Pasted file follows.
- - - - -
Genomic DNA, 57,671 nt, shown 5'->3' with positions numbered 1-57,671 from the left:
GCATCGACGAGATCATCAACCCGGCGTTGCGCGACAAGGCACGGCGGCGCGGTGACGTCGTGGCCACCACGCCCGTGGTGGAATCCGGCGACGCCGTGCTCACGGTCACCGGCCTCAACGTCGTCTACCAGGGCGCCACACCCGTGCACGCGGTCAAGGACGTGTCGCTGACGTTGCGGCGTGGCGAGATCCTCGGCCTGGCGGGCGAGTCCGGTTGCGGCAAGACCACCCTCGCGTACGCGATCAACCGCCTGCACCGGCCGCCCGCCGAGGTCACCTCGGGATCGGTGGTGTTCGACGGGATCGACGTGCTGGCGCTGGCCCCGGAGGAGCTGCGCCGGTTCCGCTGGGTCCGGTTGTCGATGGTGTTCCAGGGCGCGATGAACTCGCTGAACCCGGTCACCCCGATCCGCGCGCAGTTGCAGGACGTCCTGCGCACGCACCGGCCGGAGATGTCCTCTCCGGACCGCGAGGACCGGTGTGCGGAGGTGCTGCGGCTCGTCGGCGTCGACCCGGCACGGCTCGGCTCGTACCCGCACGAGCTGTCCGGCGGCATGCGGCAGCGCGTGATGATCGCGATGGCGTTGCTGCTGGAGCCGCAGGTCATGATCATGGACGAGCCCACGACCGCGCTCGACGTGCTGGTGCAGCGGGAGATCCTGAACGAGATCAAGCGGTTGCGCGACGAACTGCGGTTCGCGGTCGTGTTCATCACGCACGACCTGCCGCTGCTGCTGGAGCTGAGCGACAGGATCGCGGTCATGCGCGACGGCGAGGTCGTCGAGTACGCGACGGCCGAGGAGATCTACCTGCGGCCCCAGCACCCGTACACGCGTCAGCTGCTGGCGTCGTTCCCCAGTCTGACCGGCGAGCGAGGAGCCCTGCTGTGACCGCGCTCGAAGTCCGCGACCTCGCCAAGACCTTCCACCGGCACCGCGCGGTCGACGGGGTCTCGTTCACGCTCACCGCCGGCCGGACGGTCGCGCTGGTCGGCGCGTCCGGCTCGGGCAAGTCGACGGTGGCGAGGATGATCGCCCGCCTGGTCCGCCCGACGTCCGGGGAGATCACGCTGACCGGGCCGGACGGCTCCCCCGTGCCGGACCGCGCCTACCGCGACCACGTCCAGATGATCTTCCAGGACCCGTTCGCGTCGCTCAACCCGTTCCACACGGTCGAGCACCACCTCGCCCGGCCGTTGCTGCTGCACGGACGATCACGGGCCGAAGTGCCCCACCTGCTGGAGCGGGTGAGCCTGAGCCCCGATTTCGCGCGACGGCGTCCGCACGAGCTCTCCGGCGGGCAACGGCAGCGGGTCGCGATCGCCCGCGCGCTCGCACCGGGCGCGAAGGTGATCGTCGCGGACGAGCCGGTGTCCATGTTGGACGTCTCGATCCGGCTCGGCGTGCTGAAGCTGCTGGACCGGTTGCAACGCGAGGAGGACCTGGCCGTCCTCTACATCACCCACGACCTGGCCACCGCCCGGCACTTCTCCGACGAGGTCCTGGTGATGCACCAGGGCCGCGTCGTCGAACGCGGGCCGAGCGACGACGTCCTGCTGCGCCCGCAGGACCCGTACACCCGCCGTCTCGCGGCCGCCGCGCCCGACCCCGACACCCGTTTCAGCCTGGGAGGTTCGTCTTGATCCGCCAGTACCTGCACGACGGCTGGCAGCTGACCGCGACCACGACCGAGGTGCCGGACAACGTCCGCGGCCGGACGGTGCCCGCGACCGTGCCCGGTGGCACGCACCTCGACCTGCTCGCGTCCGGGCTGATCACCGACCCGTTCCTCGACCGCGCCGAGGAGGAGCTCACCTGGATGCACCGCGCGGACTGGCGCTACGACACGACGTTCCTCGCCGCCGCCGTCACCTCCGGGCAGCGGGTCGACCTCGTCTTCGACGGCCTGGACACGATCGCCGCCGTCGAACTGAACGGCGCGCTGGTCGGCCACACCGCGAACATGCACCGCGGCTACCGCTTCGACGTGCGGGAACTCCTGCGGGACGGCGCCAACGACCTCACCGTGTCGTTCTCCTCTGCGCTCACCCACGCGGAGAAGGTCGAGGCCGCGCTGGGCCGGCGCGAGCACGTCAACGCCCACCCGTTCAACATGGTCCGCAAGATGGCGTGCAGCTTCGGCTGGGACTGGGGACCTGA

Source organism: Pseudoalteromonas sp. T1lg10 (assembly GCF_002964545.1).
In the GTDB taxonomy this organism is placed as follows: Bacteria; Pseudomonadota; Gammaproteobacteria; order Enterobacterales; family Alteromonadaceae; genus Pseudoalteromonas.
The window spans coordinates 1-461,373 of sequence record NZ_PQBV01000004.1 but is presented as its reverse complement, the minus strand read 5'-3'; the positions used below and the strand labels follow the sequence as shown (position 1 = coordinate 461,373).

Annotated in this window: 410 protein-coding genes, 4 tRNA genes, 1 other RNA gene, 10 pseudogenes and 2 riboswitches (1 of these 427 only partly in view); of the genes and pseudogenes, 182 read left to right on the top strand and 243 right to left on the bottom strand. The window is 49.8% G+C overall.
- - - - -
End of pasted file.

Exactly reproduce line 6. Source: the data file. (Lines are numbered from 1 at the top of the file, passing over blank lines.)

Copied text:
Annotated in this window: 410 protein-coding genes, 4 tRNA genes, 1 other RNA gene, 10 pseudogenes and 2 riboswitches (1 of these 427 only partly in view); of the genes and pseudogenes, 182 read left to right on the top strand and 243 right to left on the bottom strand. The window is 49.8% G+C overall.